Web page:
Greco-American Knowledge Seeker, Minoan Mystic, Poet
Hello and welcome! First and foremost, this blog is a platform for me to explore my ancestral roots (especially the maternal side who is Cretan). I’ve decided to document my findings of all things Minoan so those who are interested in the inherent magick of this unique ancient civilization can join me on this journey.
Throughout my life, I have been to Crete over a dozen times, and I’ve had the opportunity to visit various ancient sites, including The Palace of Knossos (see the gallery below). Ever since, I have been researching it on and off, but recently, it’s all I seem to focus on. Between countless synchronicities and intuitive nudges that somehow seem to point me towards the right direction, it’s been a whirlwind of discovery for me. So, I’d like to post these findings as I go (that are based off credible sources and my personal experiences) to try to connect others with the energy of Ancient Crete.
Of course, there are gaps in the knowledge of this civilization due to various factors like natural disasters (the volcanic explosion at Thera) and invasions (from the Mycenaean Greeks especially) that have destroyed innumerable artifacts. Plus, I’m not a scholar or archeologist, so this website shouldn’t be considered an 100% accurate resource at all times. Although, I am trying my best to conduct research from sources that are more objective and don’t overly romanticize Minoan culture as some utopia. Also, if a little personal gnosis is involved, I try to confirm it via outside means to avoid any false assumptions/conclusions.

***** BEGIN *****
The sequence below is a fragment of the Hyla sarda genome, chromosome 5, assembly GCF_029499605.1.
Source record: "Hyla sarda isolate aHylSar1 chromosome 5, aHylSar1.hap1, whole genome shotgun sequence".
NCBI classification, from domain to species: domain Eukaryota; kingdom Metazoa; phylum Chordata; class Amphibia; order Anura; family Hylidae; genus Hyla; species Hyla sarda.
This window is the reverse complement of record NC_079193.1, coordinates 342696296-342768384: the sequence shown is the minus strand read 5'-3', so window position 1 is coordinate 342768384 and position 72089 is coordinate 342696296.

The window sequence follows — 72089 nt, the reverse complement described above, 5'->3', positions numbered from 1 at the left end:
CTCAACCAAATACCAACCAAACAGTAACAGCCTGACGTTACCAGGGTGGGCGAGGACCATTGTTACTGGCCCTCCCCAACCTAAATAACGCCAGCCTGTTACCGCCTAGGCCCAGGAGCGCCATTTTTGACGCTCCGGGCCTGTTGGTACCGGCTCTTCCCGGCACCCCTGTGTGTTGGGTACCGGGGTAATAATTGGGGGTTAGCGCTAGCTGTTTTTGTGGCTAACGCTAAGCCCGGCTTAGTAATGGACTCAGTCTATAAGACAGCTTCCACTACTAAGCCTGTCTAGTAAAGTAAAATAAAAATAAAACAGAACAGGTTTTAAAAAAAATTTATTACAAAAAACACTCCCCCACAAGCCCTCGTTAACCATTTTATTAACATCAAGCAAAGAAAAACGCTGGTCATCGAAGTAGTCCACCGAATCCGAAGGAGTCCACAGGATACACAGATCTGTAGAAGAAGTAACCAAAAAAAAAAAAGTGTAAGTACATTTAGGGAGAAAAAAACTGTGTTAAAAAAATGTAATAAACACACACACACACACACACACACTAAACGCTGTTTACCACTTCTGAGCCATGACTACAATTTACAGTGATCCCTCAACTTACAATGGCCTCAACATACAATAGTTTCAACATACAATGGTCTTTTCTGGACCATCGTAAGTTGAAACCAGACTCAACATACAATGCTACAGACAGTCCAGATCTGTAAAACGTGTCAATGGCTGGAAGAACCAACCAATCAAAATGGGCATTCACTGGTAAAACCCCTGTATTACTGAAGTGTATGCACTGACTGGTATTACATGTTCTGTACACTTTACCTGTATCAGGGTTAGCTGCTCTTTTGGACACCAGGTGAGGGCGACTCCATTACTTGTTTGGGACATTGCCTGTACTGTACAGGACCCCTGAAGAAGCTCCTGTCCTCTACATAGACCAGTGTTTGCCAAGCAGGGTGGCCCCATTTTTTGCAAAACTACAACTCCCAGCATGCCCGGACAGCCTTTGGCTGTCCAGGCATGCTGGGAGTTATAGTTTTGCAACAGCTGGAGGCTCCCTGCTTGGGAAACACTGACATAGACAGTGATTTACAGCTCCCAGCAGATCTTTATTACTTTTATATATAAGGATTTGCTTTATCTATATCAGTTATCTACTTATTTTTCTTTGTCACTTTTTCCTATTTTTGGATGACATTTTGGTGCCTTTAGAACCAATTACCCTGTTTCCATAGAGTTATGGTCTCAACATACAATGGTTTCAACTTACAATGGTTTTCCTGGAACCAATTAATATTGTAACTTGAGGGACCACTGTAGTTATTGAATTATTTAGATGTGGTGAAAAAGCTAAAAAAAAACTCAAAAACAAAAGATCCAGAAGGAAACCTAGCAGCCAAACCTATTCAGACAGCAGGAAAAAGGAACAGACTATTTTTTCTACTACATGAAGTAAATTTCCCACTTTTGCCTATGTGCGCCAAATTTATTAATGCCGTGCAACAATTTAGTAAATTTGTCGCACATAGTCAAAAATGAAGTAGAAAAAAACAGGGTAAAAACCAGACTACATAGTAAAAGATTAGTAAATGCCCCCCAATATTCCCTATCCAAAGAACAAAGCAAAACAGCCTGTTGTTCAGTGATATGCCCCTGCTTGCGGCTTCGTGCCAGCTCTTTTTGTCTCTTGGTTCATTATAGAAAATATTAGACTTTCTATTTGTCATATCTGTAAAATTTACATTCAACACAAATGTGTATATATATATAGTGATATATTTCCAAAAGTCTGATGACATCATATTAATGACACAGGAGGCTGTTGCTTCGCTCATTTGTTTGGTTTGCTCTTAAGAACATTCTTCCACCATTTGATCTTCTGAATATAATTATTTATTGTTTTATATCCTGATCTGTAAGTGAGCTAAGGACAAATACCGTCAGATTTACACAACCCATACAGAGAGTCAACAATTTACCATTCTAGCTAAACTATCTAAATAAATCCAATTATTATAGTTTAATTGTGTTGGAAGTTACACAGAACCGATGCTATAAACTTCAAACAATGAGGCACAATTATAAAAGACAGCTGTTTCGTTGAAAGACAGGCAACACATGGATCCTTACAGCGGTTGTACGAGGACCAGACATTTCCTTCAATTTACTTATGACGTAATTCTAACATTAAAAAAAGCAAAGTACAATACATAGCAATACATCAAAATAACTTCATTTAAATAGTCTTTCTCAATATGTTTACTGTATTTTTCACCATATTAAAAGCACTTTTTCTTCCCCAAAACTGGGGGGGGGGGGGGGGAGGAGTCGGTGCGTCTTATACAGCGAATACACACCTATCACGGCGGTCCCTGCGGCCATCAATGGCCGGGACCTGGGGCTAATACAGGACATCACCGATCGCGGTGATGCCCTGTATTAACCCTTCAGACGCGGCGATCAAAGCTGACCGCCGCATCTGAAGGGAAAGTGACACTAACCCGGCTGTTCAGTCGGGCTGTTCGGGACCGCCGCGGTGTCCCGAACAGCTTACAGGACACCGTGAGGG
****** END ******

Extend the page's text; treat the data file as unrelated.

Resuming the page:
And in case you were wondering, Magissa means “sorceress” in Greek. I am in fact magickally-inclined, so I’ll also be sharing ways for others to implement some Minoan aspects into their daily lives or mystical practice.
Thanks for reading! 🙂
P.S. “Arkakis” is a pen name. It’s a combination of my married name and mother’s last name as a way to honor my Cretan roots.
*All these photos are my own so please don’t post them elsewhere without permission & credit. Thanks!
*Also please note that Arthur Evans, one of the primary excavators of Knossos, implemented some controversial reconstructions that don’t align with Minoan standards, so what you see above isn’t completely what the Minoans saw…